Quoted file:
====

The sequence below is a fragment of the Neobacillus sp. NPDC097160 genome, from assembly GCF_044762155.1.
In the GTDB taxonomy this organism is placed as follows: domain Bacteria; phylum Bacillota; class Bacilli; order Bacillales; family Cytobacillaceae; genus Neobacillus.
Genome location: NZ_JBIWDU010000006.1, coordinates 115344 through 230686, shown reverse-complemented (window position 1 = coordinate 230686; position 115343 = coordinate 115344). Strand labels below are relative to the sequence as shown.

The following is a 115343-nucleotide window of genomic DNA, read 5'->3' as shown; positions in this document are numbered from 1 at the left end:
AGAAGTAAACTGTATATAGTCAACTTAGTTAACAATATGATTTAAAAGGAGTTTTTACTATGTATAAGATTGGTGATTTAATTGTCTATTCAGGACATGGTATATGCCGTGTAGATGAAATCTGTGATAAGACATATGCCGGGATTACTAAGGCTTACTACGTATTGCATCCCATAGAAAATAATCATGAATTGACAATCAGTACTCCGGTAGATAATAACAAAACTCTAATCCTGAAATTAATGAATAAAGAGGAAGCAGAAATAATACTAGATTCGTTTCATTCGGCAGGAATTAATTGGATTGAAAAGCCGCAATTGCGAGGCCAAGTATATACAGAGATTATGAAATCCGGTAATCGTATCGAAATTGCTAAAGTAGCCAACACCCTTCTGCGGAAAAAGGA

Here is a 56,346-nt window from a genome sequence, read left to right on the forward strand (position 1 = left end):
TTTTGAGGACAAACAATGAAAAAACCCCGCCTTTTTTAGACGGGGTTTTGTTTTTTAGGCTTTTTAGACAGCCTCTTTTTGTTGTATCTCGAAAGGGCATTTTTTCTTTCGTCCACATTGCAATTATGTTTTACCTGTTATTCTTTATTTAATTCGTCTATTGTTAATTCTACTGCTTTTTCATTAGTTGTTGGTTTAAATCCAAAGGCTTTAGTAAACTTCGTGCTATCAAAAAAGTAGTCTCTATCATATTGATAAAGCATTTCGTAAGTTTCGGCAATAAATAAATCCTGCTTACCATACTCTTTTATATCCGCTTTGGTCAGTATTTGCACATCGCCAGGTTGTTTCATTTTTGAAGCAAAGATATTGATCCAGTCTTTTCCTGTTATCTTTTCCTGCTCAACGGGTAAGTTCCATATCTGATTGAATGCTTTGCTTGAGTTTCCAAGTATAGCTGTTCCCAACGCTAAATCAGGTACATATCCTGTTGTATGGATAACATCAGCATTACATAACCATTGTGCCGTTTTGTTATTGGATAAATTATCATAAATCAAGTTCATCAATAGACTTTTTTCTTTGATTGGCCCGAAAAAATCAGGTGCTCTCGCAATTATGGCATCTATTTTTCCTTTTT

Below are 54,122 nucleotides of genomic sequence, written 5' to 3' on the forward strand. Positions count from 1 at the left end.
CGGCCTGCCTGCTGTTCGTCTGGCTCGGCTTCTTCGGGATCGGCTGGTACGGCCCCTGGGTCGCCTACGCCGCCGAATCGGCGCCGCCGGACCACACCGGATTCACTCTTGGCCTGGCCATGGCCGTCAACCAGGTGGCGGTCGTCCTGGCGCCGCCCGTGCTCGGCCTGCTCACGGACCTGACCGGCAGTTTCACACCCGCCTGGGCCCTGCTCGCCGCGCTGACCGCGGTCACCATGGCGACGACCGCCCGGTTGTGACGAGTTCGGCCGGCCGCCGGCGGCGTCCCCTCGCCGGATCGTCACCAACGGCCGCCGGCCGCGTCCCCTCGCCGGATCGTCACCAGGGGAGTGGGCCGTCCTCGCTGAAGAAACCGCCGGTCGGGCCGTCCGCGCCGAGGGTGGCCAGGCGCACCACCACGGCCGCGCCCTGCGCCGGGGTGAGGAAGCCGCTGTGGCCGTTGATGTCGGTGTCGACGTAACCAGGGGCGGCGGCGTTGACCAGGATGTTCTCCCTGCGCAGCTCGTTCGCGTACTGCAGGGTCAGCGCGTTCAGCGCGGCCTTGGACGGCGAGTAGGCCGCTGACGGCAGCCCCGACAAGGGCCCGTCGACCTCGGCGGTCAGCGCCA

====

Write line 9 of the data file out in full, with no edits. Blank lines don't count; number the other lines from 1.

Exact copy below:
CGGCCTGCCTGCTGTTCGTCTGGCTCGGCTTCTTCGGGATCGGCTGGTACGGCCCCTGGGTCGCCTACGCCGCCGAATCGGCGCCGCCGGACCACACCGGATTCACTCTTGGCCTGGCCATGGCCGTCAACCAGGTGGCGGTCGTCCTGGCGCCGCCCGTGCTCGGCCTGCTCACGGACCTGACCGGCAGTTTCACACCCGCCTGGGCCCTGCTCGCCGCGCTGACCGCGGTCACCATGGCGACGACCGCCCGGTTGTGACGAGTTCGGCCGGCCGCCGGCGGCGTCCCCTCGCCGGATCGTCACCAACGGCCGCCGGCCGCGTCCCCTCGCCGGATCGTCACCAGGGGAGTGGGCCGTCCTCGCTGAAGAAACCGCCGGTCGGGCCGTCCGCGCCGAGGGTGGCCAGGCGCACCACCACGGCCGCGCCCTGCGCCGGGGTGAGGAAGCCGCTGTGGCCGTTGATGTCGGTGTCGACGTAACCAGGGGCGGCGGCGTTGACCAGGATGTTCTCCCTGCGCAGCTCGTTCGCGTACTGCAGGGTCAGCGCGTTCAGCGCGGCCTTGGACGGCGAGTAGGCCGCTGACGGCAGCCCCGACAAGGGCCCGTCGACCTCGGCGGTCAGCGCCA